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the liquid density of vegetable oils and fatty acids. The correla-

tion for vegetable oils was based on fatty acid critical properties

and composition of the oil. The correlations predicted the density

of vegetable oils and fatty acids with an average absolute devia-

tion of 0.21 and 0.77%, respectively. The present method is

slightly more accurate in predicting vegetable oil density and sim-

pler than the method of Halvorsen et al. Also, a method is intro-

duced that predicts viscosity from density data, thus relating two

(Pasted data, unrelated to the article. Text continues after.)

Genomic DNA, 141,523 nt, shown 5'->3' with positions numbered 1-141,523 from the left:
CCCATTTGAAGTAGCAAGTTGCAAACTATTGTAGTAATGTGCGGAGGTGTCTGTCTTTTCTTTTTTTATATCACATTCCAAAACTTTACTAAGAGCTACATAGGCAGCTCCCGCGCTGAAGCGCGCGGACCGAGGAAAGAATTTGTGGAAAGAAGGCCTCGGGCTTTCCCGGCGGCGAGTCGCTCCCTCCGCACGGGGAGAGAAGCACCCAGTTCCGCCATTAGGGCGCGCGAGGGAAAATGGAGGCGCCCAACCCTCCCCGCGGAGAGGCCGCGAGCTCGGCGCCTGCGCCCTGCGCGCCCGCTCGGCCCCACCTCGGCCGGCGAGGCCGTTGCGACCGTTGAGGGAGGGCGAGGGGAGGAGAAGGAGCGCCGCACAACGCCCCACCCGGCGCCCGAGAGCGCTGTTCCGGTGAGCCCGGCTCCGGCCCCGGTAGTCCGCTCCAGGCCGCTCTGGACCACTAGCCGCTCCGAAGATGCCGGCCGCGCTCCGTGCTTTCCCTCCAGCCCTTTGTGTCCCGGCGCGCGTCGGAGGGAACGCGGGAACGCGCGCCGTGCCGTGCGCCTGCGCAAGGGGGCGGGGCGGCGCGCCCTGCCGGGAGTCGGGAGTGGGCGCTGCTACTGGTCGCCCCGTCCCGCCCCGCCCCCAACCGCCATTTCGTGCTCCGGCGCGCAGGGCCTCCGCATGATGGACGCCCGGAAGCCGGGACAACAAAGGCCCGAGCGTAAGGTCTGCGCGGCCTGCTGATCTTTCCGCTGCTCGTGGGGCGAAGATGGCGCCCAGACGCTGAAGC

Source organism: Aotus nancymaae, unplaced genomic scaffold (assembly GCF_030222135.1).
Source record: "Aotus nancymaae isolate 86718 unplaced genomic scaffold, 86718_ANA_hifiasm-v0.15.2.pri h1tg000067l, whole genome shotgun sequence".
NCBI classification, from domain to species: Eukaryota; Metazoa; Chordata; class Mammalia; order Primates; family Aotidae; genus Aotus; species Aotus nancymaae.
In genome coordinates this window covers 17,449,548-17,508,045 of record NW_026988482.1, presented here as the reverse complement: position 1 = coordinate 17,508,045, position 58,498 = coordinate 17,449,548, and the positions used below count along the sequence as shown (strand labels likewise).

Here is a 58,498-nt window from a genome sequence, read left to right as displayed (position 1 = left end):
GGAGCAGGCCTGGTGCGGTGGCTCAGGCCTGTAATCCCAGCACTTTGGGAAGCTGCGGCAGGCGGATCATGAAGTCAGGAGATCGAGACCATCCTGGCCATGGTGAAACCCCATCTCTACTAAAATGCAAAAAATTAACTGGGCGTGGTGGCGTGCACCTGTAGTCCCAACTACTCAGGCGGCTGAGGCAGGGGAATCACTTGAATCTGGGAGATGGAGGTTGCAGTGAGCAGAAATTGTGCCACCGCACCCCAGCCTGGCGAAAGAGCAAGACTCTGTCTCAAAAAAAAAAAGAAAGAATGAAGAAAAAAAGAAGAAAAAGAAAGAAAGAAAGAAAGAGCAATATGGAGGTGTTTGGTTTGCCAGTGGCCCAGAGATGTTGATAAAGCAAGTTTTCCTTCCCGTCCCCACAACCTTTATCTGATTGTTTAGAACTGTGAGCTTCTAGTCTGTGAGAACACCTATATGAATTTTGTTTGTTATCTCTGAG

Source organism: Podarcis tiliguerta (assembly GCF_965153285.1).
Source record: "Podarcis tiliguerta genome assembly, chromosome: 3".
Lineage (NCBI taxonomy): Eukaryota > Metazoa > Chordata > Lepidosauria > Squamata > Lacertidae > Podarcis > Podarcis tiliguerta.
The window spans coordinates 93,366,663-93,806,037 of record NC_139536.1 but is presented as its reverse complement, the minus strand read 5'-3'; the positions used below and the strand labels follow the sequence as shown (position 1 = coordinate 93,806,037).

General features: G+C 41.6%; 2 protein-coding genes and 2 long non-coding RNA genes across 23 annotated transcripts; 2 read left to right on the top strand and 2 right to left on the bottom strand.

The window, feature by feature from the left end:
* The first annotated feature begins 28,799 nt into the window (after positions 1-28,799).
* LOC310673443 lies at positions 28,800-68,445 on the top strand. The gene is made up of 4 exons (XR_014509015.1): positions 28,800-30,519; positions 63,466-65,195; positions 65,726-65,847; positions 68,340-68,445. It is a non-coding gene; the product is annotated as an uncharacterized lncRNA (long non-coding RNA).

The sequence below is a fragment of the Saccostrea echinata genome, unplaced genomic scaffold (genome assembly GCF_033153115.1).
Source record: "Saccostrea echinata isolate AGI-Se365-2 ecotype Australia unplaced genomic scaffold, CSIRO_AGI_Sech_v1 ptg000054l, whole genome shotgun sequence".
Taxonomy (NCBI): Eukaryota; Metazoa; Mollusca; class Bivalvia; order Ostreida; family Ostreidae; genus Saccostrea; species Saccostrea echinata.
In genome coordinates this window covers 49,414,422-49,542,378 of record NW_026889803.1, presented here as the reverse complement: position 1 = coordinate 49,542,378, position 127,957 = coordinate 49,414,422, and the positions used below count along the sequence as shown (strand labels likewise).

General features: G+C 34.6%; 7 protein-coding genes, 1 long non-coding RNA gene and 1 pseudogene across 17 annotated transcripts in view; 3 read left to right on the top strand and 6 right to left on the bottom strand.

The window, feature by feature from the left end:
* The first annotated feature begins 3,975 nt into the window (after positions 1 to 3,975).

key properties of vegetable oils.

Paper no. J9043 in JAOCS 76, 14151419 (December 1999).

KEY WORDS: Density, fatty acid, physical property estimation,

vegetable oil, viscosity.

The importance of vegetable oils in industries such as foods,

soaps, cosmetics, and pharmaceuticals has been well docu-

mented (1,2). The estimation of the density and viscosity of

vegetable oils is essential in the design of unit processes such

as distillation, heat exchangers, piping, and reactors.

For vegetable oils, it has been shown that density de-

creases linearly with increases in temperature (1). This corre-

lation takes the simple form:

= b + m T [1]

where is the density, T is the temperature, b is the intercept,

and m is the negative slope. In Equation 1, the density de-

creases by about 0.00064 g/cm

3

per temperature increase of

1C (1), and the constants are different for each of the oils.

A widely used method for the prediction of the density of

vegetable oils was developed by Lund, which is discussed by

Halvorsen et al. (3). The Lund relationship is: